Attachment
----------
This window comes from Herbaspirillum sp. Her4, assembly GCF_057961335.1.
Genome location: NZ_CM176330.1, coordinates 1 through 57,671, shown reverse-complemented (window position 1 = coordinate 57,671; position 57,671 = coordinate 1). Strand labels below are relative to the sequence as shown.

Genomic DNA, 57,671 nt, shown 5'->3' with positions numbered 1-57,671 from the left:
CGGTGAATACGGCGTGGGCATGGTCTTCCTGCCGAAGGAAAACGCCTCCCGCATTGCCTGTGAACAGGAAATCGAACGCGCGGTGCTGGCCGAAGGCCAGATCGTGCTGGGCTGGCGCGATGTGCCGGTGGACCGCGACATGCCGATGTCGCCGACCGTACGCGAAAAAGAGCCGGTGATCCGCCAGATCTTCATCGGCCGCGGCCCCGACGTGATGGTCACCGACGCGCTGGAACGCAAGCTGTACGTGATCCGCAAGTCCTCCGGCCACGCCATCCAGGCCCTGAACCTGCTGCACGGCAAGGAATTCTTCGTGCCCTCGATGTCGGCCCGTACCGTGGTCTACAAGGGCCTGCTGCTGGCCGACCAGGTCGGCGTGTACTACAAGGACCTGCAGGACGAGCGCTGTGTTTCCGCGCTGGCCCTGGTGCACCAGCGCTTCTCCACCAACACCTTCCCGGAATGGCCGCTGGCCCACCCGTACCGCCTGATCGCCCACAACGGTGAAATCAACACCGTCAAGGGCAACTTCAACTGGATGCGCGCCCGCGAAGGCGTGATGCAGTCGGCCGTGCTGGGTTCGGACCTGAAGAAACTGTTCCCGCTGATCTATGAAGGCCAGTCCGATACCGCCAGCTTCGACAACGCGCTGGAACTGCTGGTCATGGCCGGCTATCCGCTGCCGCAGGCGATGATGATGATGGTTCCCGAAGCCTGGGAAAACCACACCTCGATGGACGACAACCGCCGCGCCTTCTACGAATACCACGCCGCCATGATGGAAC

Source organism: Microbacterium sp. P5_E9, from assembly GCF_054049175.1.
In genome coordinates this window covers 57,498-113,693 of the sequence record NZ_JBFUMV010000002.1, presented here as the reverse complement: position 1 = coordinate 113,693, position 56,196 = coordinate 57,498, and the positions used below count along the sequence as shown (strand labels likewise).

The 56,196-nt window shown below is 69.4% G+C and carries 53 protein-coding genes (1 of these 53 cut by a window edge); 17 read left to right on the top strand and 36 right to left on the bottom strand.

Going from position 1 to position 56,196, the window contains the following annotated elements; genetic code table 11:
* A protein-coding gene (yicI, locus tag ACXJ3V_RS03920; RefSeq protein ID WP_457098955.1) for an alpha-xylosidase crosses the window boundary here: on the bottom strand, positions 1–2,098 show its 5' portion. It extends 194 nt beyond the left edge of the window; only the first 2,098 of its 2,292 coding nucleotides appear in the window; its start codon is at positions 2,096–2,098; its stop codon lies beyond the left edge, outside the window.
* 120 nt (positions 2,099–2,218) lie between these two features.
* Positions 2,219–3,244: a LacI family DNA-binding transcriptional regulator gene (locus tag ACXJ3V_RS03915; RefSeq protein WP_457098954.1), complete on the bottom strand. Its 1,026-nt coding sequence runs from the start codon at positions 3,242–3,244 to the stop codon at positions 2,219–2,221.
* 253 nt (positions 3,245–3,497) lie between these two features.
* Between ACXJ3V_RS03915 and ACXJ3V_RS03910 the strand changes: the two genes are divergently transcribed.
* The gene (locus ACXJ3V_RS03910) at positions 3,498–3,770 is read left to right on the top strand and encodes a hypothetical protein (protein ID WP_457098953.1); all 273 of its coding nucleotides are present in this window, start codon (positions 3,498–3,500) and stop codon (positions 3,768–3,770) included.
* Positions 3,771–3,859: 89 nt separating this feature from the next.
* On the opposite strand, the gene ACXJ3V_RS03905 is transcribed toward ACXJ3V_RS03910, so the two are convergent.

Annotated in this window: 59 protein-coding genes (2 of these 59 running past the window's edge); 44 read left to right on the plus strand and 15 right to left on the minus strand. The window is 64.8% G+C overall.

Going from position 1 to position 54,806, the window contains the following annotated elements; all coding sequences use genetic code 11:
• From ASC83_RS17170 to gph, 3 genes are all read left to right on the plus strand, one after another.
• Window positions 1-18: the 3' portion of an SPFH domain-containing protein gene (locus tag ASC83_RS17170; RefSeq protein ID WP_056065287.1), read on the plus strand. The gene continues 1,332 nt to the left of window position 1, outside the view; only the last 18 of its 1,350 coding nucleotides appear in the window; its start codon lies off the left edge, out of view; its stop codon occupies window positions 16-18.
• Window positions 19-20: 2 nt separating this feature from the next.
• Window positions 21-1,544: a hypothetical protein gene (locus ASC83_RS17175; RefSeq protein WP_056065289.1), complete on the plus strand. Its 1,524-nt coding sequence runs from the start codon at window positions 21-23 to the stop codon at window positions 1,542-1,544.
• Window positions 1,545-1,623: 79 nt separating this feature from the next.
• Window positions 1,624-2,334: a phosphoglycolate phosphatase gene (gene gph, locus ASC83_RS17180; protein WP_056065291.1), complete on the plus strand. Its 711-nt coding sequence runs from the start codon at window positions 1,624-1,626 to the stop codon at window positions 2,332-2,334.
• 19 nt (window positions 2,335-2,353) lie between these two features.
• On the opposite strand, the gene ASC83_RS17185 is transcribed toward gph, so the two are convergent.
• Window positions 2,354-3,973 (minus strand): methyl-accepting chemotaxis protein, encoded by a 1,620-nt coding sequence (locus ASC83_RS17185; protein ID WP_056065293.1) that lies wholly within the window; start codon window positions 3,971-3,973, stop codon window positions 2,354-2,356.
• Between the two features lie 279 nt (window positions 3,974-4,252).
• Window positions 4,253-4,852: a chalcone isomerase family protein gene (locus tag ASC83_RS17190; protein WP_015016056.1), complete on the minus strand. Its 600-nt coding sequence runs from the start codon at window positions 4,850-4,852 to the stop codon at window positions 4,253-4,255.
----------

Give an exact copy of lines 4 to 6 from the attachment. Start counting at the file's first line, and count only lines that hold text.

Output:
CGGTGAATACGGCGTGGGCATGGTCTTCCTGCCGAAGGAAAACGCCTCCCGCATTGCCTGTGAACAGGAAATCGAACGCGCGGTGCTGGCCGAAGGCCAGATCGTGCTGGGCTGGCGCGATGTGCCGGTGGACCGCGACATGCCGATGTCGCCGACCGTACGCGAAAAAGAGCCGGTGATCCGCCAGATCTTCATCGGCCGCGGCCCCGACGTGATGGTCACCGACGCGCTGGAACGCAAGCTGTACGTGATCCGCAAGTCCTCCGGCCACGCCATCCAGGCCCTGAACCTGCTGCACGGCAAGGAATTCTTCGTGCCCTCGATGTCGGCCCGTACCGTGGTCTACAAGGGCCTGCTGCTGGCCGACCAGGTCGGCGTGTACTACAAGGACCTGCAGGACGAGCGCTGTGTTTCCGCGCTGGCCCTGGTGCACCAGCGCTTCTCCACCAACACCTTCCCGGAATGGCCGCTGGCCCACCCGTACCGCCTGATCGCCCACAACGGTGAAATCAACACCGTCAAGGGCAACTTCAACTGGATGCGCGCCCGCGAAGGCGTGATGCAGTCGGCCGTGCTGGGTTCGGACCTGAAGAAACTGTTCCCGCTGATCTATGAAGGCCAGTCCGATACCGCCAGCTTCGACAACGCGCTGGAACTGCTGGTCATGGCCGGCTATCCGCTGCCGCAGGCGATGATGATGATGGTTCCCGAAGCCTGGGAAAACCACACCTCGATGGACGACAACCGCCGCGCCTTCTACGAATACCACGCCGCCATGATGGAAC

Source organism: Microbacterium sp. P5_E9, from assembly GCF_054049175.1.
In genome coordinates this window covers 57,498-113,693 of the sequence record NZ_JBFUMV010000002.1, presented here as the reverse complement: position 1 = coordinate 113,693, position 56,196 = coordinate 57,498, and the positions used below count along the sequence as shown (strand labels likewise).